Which country speaks Belarusian?
The Belarusian language in the struggle for survival
In contrast to Ukrainian, which has developed well in recent years, Belarusian sees itself in an almost hopeless situation. President Lukashenko regards language as a breeding ground for the national and as a means of communication for his enemies and is doing everything possible to deprive it of the soil it needs to survive.
U. Sd. Vilnius, in December
It's a sight that makes even his fiercest opponents smile: Former Ukrainian Prime Minister Viktor Yanukovych speaks Ukrainian. There he sits in the TV studio, imposing as always, and sweats. One almost suffers when the shirt-sleeved herald of those who are friendly to Russia wrestles with the sound sequences he was not born with. He frowns, he laughs embarrassed and charming, and sometimes a Russian word escapes him against his will - but he bravely continues to speak Ukrainian, and not at all bad for someone who boasted a few years ago, just that Good command of Russian. Thanks to extensive government measures, Ukrainian has recovered very well. Even after the reign of Yanukovych, it is the only official language and is compulsory in all schools. It has now established itself in the classe politique and is on the rise even in the east of the country.
An exiled college
In Belarus it looks different. How did the despot of Minsk, President Aleksander Lukashenko, say on the radio recently, when an elderly woman unsuspectingly asked him why he didn't like Belarusian so completely? "Grandmother, dear," said the head of state - and he said it in his strangely stilted Belarusian - "you don't like the language itself." In this no man's land between perfidy and peasant cunning, Lukashenko wages the campaign of destruction against the language of his country, and those who love and want to preserve it have to defend themselves on this inhospitable terrain. We met one of them, Aleksander Smaliantschuk, lecturer at the European Humanistic University (EHU), in Vilnius. The EHU was once based in Minsk, but Lukashenko identified it as a haven of resistance and had it closed. Thanks to generous financial support from numerous international donors and the EU, the university has been re-established in the Lithuanian capital, and over 1000 young people are now studying at it.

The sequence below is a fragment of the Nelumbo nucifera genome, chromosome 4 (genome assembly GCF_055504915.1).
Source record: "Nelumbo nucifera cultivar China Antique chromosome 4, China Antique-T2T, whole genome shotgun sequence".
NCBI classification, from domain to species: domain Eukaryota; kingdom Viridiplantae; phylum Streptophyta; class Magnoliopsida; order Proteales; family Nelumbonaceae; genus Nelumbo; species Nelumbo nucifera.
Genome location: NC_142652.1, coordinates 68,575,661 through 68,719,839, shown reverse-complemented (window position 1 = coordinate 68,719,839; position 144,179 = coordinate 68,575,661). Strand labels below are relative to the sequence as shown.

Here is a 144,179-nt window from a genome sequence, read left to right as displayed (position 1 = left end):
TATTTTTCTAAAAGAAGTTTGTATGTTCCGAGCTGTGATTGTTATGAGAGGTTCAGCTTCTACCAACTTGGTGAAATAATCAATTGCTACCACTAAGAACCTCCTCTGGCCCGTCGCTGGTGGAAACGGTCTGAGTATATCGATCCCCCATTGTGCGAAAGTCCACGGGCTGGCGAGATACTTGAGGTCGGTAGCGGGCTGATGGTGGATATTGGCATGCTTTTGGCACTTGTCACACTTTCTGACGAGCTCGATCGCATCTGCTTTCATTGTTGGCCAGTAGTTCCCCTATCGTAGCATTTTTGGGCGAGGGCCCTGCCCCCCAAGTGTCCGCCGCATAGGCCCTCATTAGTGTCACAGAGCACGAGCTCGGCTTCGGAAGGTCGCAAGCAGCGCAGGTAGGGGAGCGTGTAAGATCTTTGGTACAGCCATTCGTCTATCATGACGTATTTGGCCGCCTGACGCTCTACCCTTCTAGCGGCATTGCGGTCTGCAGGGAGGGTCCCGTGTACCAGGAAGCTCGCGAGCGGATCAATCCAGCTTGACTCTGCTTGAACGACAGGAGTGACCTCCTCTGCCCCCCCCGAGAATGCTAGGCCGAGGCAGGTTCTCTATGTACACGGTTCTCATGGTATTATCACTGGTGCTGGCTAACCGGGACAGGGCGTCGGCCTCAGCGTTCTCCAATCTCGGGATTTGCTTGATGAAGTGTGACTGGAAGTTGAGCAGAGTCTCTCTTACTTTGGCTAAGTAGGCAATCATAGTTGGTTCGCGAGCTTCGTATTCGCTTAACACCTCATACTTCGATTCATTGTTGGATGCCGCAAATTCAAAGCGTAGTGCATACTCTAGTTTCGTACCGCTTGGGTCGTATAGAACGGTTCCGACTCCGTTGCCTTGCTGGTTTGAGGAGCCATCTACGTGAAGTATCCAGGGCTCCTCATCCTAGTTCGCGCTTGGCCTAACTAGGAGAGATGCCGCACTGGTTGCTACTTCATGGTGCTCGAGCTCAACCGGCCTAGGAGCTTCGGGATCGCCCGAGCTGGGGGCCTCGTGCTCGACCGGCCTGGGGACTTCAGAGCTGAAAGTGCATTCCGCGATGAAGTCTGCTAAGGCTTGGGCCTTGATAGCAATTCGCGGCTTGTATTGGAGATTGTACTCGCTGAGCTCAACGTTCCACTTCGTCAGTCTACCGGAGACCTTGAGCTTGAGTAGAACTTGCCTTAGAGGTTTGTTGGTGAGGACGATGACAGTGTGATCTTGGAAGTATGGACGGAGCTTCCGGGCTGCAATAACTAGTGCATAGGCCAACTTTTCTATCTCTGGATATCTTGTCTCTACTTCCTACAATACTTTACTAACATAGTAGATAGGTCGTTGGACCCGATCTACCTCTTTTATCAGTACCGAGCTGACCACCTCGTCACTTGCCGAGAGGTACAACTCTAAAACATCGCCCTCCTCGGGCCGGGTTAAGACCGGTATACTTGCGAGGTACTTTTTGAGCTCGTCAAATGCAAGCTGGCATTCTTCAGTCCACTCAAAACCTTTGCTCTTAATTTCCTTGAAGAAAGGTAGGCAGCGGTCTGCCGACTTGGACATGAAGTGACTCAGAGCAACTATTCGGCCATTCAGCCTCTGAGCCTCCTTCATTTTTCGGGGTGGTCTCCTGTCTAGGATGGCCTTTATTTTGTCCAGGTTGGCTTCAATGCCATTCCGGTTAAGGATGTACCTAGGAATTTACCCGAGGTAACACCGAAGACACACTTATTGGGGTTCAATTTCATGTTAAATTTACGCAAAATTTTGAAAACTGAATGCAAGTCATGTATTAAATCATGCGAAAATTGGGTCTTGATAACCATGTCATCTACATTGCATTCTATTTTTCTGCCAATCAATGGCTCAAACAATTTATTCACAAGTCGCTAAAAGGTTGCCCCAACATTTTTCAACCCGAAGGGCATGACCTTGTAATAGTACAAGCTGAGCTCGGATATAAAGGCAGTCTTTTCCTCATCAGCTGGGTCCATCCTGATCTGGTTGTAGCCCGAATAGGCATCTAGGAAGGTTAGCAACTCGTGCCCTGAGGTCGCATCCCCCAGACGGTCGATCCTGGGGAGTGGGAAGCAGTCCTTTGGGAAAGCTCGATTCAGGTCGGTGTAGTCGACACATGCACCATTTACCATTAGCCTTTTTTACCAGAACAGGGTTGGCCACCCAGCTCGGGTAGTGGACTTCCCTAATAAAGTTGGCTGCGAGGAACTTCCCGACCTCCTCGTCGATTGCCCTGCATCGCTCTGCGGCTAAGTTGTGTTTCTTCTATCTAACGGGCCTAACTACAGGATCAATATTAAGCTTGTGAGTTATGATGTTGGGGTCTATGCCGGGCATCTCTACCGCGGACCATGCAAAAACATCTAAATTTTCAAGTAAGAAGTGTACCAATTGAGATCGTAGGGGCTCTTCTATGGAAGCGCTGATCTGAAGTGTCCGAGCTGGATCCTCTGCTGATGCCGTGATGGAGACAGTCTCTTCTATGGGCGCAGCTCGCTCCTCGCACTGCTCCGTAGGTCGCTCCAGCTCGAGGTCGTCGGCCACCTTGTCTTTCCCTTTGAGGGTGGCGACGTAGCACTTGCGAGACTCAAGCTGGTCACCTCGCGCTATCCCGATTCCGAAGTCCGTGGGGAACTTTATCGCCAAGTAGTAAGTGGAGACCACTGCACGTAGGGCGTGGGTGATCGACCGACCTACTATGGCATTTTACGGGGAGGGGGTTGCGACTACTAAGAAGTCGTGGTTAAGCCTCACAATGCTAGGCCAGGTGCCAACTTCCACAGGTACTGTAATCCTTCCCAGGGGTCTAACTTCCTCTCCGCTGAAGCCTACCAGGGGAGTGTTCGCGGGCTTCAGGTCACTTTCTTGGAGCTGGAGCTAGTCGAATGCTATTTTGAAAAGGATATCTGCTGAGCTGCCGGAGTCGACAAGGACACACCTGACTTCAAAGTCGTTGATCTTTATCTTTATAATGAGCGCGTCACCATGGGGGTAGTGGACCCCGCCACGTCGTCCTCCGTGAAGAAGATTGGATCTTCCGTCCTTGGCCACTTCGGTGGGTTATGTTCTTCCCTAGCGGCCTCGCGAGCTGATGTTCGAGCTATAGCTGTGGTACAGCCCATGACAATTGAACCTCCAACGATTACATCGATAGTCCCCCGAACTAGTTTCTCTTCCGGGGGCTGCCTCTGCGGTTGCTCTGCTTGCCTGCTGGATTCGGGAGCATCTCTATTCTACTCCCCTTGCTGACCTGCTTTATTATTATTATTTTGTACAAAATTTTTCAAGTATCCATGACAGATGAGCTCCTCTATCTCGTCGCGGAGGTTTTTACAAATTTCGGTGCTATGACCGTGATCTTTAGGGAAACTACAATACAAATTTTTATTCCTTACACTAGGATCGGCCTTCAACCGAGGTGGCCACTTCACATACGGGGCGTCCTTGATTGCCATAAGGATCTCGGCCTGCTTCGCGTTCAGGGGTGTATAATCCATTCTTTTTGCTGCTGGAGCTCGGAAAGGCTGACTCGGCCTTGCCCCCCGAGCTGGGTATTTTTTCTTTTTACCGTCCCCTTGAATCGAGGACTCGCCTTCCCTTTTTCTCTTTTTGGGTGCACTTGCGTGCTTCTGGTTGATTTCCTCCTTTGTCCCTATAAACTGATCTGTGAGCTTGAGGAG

Can a university help save a language? Smaliantschuk vehemently affirms it. He diagnosed two opposing processes. The negative: Lukashenko continues to fight Belarusian with all means, despite all the “theatrical conflicts” with Russia. He has closed numerous schools and newspapers that used the language, he addresses his civil servants and citizens practically exclusively in Russian, his oversized secret service KGB reports to him when Belorussian is spoken for suspiciously long anywhere, and who the literature of the Land wants to rely on the handful of private bookstores that still exist in Grodno and Minsk. In state-run shops, one searches in vain for the works of greats such as Janka Kupala, Jakub Kolas, Konstantin Mizkjewitsch, Rygor Baradulin, Maksim Bagdanowitsch and Wassil Bykow. The television still broadcasts Belarusian programs from time to time, but there are few and they are as dreary and loyal to the state as the Russian ones.
The despot has left a few alibis. The newspaper «Zvezda» («Star») appears in Belarusian, as does the literary magazine «Nascha Niwa». Articles in Belarus and Russia can be found in the country's largest opposition newspaper, Narodnaja Wolja. But the "Narodnaja Wolja" is badly weakened by the never-ending avalanche of lawsuits with which the judicial organs are covering the country's media and can neither be bought at the kiosk nor available by subscription. If you want to read it, you have to have it delivered to you by the publisher's own sales department - or you have to pick it up yourself from the printer.
The positive: there is a countermovement. According to Smaliantschuk, Belarusian is increasingly becoming the language of the educated elite: academics, musicians, writers, artists, especially in the cities of Brest and Grodno. It goes without saying that these people also include many critics of the authoritarian head of state - what is commonly referred to as "intelligence" is predominantly against Lukashenko in Belarus. There are simply no serious intellectuals who stand up for him.